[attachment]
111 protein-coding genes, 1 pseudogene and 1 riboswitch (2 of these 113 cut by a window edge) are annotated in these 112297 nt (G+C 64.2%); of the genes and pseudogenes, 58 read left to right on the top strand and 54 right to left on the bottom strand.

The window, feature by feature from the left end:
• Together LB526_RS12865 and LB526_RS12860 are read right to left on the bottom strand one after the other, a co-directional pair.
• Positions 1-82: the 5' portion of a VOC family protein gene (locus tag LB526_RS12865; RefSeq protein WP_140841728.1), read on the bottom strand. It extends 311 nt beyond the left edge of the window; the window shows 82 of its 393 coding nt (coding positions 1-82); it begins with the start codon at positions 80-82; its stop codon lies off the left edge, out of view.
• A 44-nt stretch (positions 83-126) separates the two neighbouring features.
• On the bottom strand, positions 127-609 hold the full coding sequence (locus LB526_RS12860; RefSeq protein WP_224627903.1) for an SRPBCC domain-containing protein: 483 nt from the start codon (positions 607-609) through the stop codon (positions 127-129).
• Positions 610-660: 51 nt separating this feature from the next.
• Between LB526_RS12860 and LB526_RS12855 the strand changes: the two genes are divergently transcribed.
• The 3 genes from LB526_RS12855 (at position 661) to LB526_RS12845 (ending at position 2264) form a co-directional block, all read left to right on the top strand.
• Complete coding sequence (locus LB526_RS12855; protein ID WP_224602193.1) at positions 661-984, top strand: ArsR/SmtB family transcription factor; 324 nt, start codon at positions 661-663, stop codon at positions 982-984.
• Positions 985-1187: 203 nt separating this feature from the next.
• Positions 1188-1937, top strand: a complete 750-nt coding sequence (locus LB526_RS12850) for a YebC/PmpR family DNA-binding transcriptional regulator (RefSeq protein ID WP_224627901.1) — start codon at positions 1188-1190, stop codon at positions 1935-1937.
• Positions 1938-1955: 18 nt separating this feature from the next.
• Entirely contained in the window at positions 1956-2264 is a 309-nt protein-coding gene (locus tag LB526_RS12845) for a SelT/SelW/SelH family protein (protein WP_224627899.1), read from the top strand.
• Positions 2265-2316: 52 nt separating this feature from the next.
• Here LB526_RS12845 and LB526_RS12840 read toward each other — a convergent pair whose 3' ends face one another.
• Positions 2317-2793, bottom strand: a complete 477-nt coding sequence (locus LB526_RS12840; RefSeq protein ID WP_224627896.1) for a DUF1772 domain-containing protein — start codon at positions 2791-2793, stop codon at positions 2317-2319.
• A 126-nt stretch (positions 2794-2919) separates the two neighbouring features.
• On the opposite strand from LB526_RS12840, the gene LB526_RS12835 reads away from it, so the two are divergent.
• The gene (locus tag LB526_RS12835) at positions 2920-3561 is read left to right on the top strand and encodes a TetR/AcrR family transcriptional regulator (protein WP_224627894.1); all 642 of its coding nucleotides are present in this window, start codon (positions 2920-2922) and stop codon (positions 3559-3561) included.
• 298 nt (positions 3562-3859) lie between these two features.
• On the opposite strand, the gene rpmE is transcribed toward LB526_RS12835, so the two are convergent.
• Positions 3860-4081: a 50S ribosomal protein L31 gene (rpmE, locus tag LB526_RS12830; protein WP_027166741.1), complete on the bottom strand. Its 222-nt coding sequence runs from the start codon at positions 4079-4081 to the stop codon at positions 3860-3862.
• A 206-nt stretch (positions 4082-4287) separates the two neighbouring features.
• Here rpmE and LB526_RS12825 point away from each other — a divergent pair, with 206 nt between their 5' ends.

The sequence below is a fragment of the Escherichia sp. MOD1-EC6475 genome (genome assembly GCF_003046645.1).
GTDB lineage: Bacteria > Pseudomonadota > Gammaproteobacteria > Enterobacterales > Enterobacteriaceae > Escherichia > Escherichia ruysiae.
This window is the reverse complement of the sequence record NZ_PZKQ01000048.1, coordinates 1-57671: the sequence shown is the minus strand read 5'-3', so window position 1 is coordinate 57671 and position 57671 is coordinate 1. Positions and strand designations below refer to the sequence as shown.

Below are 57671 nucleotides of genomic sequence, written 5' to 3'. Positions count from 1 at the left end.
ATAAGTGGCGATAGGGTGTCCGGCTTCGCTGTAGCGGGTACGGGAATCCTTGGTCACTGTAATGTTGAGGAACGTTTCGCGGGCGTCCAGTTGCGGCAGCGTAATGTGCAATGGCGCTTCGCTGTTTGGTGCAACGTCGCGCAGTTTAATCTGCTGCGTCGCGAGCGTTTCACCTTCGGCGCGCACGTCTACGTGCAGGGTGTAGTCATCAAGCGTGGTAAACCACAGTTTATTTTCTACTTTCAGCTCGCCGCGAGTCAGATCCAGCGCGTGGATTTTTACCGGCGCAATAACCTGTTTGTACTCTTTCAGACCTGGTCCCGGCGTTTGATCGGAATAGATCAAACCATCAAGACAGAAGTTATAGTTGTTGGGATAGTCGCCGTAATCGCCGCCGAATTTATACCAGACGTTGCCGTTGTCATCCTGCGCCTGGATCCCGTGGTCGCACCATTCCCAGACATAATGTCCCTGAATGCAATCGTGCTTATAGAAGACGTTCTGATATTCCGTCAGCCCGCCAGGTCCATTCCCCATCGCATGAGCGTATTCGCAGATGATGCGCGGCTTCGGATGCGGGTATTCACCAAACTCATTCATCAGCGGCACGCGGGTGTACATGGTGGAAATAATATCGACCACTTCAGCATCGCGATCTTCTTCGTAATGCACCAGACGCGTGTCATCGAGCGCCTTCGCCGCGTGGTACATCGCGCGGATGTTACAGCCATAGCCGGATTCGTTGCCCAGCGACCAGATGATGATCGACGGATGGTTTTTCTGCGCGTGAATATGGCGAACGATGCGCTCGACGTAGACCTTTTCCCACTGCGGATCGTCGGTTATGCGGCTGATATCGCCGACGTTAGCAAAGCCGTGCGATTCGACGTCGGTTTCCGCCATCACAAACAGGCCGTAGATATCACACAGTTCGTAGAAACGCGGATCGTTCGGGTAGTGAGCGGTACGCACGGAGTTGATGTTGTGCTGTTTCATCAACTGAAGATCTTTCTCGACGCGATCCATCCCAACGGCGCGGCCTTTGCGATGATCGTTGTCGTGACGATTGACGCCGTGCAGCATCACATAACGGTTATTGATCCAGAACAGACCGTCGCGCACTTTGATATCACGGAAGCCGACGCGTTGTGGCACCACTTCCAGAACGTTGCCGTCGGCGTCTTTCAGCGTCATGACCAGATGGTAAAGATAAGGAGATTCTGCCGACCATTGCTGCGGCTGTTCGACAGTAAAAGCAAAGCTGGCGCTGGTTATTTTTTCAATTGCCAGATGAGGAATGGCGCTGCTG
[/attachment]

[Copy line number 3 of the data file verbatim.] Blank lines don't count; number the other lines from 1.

• Together LB526_RS12865 and LB526_RS12860 are read right to left on the bottom strand one after the other, a co-directional pair.